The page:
8. Submitted by Dennis Wagner on 10/09/2019 - 07:21 pm.

    Been saying this for years, but seems lots of folks don’t get the simple math. Long term capital gains 0%,15%,20% based on your income.
    So, average worker, pays FICA 6.2% and medicare 1.45% on every $ they earn, that is 7.65%, federal tax brackets are, 10% up to $9.525K, 12% from $9.526K -$38.7K, 22% $38.7K-$82.5K, there are more brackets but the moral of the story is pretty simple, @ $9.526 you basically pay 12%+ 7.65%=19.65% tax rate, Notice Mr. or Ms mega billionaire pays an additional .35% (that’s point 35%) effective tax on their LT capital gains than Mr. Ms making < 10K a year. Make $38.701K and now you are paying 29.65% vs 20% for Mr. & Ms. billionaire, so folks keep voting for those right wing tax cuts for the billionaires, as you can see they really need the tax relief!

  9. Submitted by Tim Smith on 10/10/2019 - 10:37 am.

    The top 1% pay 37% of all taxes, the top 50 pay 97% of taxes. Seems pretty fair to me. Wealthiest earners don’t get their income through payroll. They got it from investment gains that has been taxed multiple times.

    • Submitted by Dennis Wagner on 10/10/2019 - 10:54 am.

      TS, if it is so fair then perhaps you can explain why the top 10% have ~ 50% of all the wealth in America? Or perhaps in your mind, what does fair mean? You are aware that through history when wealth gets too far out of balance rebellions occur? You are also aware that under the constitution we are obligated “to promote the general Welfare, and secure the Blessings of Liberty to ourselves and our Posterity” there is no obligation to make sure the rich get richer and the poor get poorer,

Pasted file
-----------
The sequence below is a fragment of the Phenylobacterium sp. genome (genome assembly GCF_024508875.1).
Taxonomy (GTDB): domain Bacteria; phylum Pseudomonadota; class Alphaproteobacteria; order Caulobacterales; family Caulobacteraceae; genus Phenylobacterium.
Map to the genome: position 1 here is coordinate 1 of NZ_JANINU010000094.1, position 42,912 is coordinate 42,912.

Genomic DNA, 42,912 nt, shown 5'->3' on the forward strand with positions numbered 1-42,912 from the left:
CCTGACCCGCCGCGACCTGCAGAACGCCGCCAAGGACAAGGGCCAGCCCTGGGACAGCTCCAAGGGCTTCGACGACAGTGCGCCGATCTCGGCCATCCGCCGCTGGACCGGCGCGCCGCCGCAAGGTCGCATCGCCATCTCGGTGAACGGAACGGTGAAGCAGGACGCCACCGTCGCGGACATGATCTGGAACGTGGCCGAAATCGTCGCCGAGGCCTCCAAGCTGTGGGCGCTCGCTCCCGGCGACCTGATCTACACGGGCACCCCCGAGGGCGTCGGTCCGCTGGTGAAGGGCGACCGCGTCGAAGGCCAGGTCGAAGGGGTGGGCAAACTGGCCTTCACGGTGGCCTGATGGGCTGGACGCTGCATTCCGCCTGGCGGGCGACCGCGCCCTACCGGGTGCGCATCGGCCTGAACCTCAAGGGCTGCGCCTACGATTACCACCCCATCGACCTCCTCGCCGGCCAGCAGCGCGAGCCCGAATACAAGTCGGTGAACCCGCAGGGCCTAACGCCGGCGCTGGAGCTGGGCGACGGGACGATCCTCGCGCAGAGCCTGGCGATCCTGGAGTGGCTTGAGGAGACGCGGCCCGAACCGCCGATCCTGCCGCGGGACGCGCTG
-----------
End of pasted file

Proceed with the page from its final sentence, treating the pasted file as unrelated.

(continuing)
Or is it fake Constitution Preamble, and Fake St. Louis Fed reporting?

      • Submitted by joe smith on 10/10/2019 - 01:34 pm.

        Dennis, the answer is simple, they have found success in America. They have a product or a service that other Americans want and are willing to pay for it. Nobody is stopping anybody from coming up with an idea, figuring out how to get it to the masses and prospering from it. It is called entrepreneurship. Folks that take the risks make the money. That is how 10% of the folks own 50% of the money. You may not like it but capitalism rewards those who put it out there. When you decide to be a teacher (a fine profession) you get a health plan, retirement plan and a fixed salary. Good for you but then don’t complain about the “My Pillow” man being rich.

        • Submitted by RB Holbrook on 10/10/2019 - 03:46 pm.

          “Dennis, the answer is simple, they have found success in America.”